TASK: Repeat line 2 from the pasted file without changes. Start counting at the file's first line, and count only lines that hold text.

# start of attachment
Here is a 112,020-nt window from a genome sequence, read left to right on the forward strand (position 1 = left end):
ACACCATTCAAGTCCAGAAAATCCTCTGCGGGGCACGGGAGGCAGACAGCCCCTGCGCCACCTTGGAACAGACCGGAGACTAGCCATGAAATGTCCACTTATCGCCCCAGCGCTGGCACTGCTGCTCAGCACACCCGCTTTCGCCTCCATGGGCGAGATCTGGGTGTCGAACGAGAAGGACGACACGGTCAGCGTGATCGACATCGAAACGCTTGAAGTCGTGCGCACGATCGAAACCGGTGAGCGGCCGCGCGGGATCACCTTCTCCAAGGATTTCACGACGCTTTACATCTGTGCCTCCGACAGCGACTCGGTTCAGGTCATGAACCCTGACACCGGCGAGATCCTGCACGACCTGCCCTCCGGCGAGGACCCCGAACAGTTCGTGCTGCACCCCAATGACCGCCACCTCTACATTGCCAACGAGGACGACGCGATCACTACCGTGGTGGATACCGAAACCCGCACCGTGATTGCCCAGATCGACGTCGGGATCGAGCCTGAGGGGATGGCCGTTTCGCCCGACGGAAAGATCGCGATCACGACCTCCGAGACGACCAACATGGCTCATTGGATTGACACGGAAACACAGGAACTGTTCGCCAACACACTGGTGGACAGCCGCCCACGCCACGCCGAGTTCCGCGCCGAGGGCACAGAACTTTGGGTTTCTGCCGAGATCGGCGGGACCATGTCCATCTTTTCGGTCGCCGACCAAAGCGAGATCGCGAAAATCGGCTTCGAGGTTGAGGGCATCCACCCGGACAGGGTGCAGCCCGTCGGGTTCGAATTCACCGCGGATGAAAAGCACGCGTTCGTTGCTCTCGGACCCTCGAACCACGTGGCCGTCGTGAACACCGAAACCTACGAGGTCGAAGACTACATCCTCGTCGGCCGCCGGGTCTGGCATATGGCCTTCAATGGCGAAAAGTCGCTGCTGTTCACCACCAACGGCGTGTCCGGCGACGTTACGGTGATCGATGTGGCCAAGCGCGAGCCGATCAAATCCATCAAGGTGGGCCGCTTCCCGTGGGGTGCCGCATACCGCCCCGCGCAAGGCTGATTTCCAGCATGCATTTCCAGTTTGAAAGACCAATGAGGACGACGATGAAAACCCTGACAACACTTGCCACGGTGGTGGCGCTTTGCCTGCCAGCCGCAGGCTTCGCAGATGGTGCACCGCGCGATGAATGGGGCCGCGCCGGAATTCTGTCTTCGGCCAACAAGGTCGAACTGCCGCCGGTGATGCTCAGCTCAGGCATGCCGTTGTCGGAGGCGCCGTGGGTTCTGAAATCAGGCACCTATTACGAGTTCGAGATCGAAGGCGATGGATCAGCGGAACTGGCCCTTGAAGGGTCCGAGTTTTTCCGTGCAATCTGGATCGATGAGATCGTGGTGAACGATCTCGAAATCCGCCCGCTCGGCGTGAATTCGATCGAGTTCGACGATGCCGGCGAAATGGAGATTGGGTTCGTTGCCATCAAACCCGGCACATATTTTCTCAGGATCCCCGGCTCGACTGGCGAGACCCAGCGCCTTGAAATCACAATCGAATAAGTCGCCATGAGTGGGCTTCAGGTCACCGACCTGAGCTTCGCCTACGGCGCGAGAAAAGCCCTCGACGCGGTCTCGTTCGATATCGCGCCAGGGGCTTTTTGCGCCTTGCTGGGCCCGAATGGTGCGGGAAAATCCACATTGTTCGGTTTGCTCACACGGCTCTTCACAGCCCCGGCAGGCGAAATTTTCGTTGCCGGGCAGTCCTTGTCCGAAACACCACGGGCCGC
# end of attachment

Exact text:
ACACCATTCAAGTCCAGAAAATCCTCTGCGGGGCACGGGAGGCAGACAGCCCCTGCGCCACCTTGGAACAGACCGGAGACTAGCCATGAAATGTCCACTTATCGCCCCAGCGCTGGCACTGCTGCTCAGCACACCCGCTTTCGCCTCCATGGGCGAGATCTGGGTGTCGAACGAGAAGGACGACACGGTCAGCGTGATCGACATCGAAACGCTTGAAGTCGTGCGCACGATCGAAACCGGTGAGCGGCCGCGCGGGATCACCTTCTCCAAGGATTTCACGACGCTTTACATCTGTGCCTCCGACAGCGACTCGGTTCAGGTCATGAACCCTGACACCGGCGAGATCCTGCACGACCTGCCCTCCGGCGAGGACCCCGAACAGTTCGTGCTGCACCCCAATGACCGCCACCTCTACATTGCCAACGAGGACGACGCGATCACTACCGTGGTGGATACCGAAACCCGCACCGTGATTGCCCAGATCGACGTCGGGATCGAGCCTGAGGGGATGGCCGTTTCGCCCGACGGAAAGATCGCGATCACGACCTCCGAGACGACCAACATGGCTCATTGGATTGACACGGAAACACAGGAACTGTTCGCCAACACACTGGTGGACAGCCGCCCACGCCACGCCGAGTTCCGCGCCGAGGGCACAGAACTTTGGGTTTCTGCCGAGATCGGCGGGACCATGTCCATCTTTTCGGTCGCCGACCAAAGCGAGATCGCGAAAATCGGCTTCGAGGTTGAGGGCATCCACCCGGACAGGGTGCAGCCCGTCGGGTTCGAATTCACCGCGGATGAAAAGCACGCGTTCGTTGCTCTCGGACCCTCGAACCACGTGGCCGTCGTGAACACCGAAACCTACGAGGTCGAAGACTACATCCTCGTCGGCCGCCGGGTCTGGCATATGGCCTTCAATGGCGAAAAGTCGCTGCTGTTCACCACCAACGGCGTGTCCGGCGACGTTACGGTGATCGATGTGGCCAAGCGCGAGCCGATCAAATCCATCAAGGTGGGCCGCTTCCCGTGGGGTGCCGCATACCGCCCCGCGCAAGGCTGATTTCCAGCATGCATTTCCAGTTTGAAAGACCAATGAGGACGACGATGAAAACCCTGACAACACTTGCCACGGTGGTGGCGCTTTGCCTGCCAGCCGCAGGCTTCGCAGATGGTGCACCGCGCGATGAATGGGGCCGCGCCGGAATTCTGTCTTCGGCCAACAAGGTCGAACTGCCGCCGGTGATGCTCAGCTCAGGCATGCCGTTGTCGGAGGCGCCGTGGGTTCTGAAATCAGGCACCTATTACGAGTTCGAGATCGAAGGCGATGGATCAGCGGAACTGGCCCTTGAAGGGTCCGAGTTTTTCCGTGCAATCTGGATCGATGAGATCGTGGTGAACGATCTCGAAATCCGCCCGCTCGGCGTGAATTCGATCGAGTTCGACGATGCCGGCGAAATGGAGATTGGGTTCGTTGCCATCAAACCCGGCACATATTTTCTCAGGATCCCCGGCTCGACTGGCGAGACCCAGCGCCTTGAAATCACAATCGAATAAGTCGCCATGAGTGGGCTTCAGGTCACCGACCTGAGCTTCGCCTACGGCGCGAGAAAAGCCCTCGACGCGGTCTCGTTCGATATCGCGCCAGGGGCTTTTTGCGCCTTGCTGGGCCCGAATGGTGCGGGAAAATCCACATTGTTCGGTTTGCTCACACGGCTCTTCACAGCCCCGGCAGGCGAAATTTTCGTTGCCGGGCAGTCCTTGTCCGAAACACCACGGGCCGC